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Title: Large-scale structure of brown rat (Rattus norvegicus) populations in England: effects on rodenticide resistance
Authors: Haniza, M. Z.
Adams, S.
Jones, E. P.
MacNicoll, A. M.
Mallon, Eamonn Bernard
Smith, R. H.
Lambert, M. S.
First Published: 7-Dec-2015
Publisher: PeerJ
Citation: PeerJ, 2015, 3, e1458
Abstract: The brown rat (Rattus norvegicus) is a relatively recent (<300 years) addition to the British fauna, but by association with negative impacts on public health, animal health and agriculture, it is regarded as one of the most important vertebrate pest species. Anticoagulant rodenticides were introduced for brown rat control in the 1950s and are widely used for rat control in the UK, but long-standing resistance has been linked to control failures in some regions. One thus far ignored aspect of resistance biology is the population structure of the brown rat. This paper investigates the role population structure has on the development of anticoagulant resistance. Using mitochondrial and microsatellite DNA, we examined 186 individuals (from 15 counties in England and one location in Wales near the Wales-England border) to investigate the population structure of rural brown rat populations. We also examined individual rats for variations of the VKORC1 gene previously associated with resistance to anticoagulant rodenticides. We show that the populations were structured to some degree, but that this was only apparent in the microsatellite data and not the mtDNA data. We discuss various reasons why this is the case. We show that the population as a whole appears not to be at equilibrium. The relative lack of diversity in the mtDNA sequences examined can be explained by founder effects and a subsequent spatial expansion of a species introduced to the UK relatively recently. We found there was a geographical distribution of resistance mutations, and relatively low rate of gene flow between populations, which has implications for the development and management of anticoagulant resistance.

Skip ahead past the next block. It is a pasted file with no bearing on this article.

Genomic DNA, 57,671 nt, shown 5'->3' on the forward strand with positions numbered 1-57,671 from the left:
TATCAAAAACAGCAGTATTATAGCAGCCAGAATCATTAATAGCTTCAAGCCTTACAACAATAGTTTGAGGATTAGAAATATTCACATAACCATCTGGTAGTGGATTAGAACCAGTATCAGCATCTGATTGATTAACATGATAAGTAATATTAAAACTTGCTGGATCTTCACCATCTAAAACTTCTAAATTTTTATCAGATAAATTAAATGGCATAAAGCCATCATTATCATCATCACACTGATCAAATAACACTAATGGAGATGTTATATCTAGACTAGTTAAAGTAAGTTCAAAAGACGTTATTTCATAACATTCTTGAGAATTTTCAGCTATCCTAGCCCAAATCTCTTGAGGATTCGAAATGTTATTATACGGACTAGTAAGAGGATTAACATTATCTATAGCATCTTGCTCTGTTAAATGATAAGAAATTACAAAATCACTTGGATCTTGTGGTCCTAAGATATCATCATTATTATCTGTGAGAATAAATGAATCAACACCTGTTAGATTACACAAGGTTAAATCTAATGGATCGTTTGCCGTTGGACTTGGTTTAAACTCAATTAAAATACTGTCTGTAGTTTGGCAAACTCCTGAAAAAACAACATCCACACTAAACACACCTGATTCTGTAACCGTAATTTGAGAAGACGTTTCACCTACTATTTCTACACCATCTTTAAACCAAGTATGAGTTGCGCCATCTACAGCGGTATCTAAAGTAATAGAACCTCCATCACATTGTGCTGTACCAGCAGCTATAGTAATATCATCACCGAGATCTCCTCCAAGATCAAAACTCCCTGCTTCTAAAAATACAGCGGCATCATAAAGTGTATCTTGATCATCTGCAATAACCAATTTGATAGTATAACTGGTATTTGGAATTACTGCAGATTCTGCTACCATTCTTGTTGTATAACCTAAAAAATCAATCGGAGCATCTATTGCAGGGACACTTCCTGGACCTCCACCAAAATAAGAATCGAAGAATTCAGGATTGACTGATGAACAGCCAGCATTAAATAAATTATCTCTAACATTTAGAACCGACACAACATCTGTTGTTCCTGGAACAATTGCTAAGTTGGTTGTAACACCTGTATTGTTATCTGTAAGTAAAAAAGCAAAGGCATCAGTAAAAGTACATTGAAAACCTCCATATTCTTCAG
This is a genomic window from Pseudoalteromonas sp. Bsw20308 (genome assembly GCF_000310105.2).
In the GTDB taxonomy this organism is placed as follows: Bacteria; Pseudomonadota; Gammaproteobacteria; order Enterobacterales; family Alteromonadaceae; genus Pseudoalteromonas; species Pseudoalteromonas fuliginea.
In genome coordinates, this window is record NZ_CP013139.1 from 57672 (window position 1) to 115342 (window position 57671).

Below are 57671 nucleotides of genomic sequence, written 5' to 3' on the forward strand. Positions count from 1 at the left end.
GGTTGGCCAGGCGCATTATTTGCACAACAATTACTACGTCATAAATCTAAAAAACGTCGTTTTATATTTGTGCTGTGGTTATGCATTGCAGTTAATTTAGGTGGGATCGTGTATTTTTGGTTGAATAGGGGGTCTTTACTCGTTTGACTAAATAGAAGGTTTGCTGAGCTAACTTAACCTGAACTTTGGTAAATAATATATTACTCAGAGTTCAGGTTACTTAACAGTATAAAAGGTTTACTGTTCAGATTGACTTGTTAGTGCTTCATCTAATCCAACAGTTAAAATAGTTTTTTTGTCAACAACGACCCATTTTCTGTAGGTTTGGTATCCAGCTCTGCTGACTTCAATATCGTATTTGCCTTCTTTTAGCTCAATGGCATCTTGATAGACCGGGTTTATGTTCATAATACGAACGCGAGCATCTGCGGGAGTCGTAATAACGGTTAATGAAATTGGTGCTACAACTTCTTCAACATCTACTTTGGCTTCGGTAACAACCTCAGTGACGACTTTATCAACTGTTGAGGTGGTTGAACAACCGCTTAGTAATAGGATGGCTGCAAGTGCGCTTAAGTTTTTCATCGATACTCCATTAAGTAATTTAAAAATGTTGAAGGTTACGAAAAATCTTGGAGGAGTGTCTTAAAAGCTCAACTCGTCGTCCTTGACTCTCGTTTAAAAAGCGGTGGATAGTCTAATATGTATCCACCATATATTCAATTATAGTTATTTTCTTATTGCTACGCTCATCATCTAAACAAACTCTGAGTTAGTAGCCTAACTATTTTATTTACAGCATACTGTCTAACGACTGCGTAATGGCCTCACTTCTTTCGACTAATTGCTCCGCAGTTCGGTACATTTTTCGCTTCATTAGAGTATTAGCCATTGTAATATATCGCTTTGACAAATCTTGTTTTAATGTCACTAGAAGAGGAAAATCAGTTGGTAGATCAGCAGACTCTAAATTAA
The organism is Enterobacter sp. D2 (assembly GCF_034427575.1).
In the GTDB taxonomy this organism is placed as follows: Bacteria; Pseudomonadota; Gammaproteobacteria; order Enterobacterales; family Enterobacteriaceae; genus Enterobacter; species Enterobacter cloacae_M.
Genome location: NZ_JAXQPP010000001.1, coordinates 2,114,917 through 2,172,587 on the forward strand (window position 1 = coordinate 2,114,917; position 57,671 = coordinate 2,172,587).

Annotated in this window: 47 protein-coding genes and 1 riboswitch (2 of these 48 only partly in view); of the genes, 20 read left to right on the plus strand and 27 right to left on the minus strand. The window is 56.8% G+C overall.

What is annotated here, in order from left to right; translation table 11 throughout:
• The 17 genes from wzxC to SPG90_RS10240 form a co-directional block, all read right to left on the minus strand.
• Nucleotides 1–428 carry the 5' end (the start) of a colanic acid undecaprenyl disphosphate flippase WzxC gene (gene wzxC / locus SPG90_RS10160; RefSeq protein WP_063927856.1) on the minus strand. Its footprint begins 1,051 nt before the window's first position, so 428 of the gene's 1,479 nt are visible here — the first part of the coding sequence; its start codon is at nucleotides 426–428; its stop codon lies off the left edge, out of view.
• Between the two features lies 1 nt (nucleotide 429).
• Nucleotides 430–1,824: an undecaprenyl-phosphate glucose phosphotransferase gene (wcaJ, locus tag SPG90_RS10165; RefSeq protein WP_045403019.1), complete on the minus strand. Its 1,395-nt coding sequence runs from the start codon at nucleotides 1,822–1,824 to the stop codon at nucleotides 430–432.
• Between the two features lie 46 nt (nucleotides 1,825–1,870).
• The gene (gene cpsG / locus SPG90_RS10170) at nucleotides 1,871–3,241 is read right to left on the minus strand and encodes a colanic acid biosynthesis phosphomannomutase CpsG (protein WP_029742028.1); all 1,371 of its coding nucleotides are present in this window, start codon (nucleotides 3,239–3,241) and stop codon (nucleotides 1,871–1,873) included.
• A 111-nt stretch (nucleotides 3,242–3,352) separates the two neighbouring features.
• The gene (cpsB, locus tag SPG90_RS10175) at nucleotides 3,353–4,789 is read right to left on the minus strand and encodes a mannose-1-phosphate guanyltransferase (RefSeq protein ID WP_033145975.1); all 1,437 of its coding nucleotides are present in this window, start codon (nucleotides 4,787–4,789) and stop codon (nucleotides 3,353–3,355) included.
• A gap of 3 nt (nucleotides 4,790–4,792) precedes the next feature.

DOI Link: 10.7717/peerj.1458
eISSN: 2167-8359
Version: Publisher Version
Status: Peer-reviewed
Type: Journal Article
Rights: Copyright © 2015 Haniza et al. This is an open access article distributed under the terms of the Open Government License ( )
Appears in Collections:Published Articles, Dept. of Genetics

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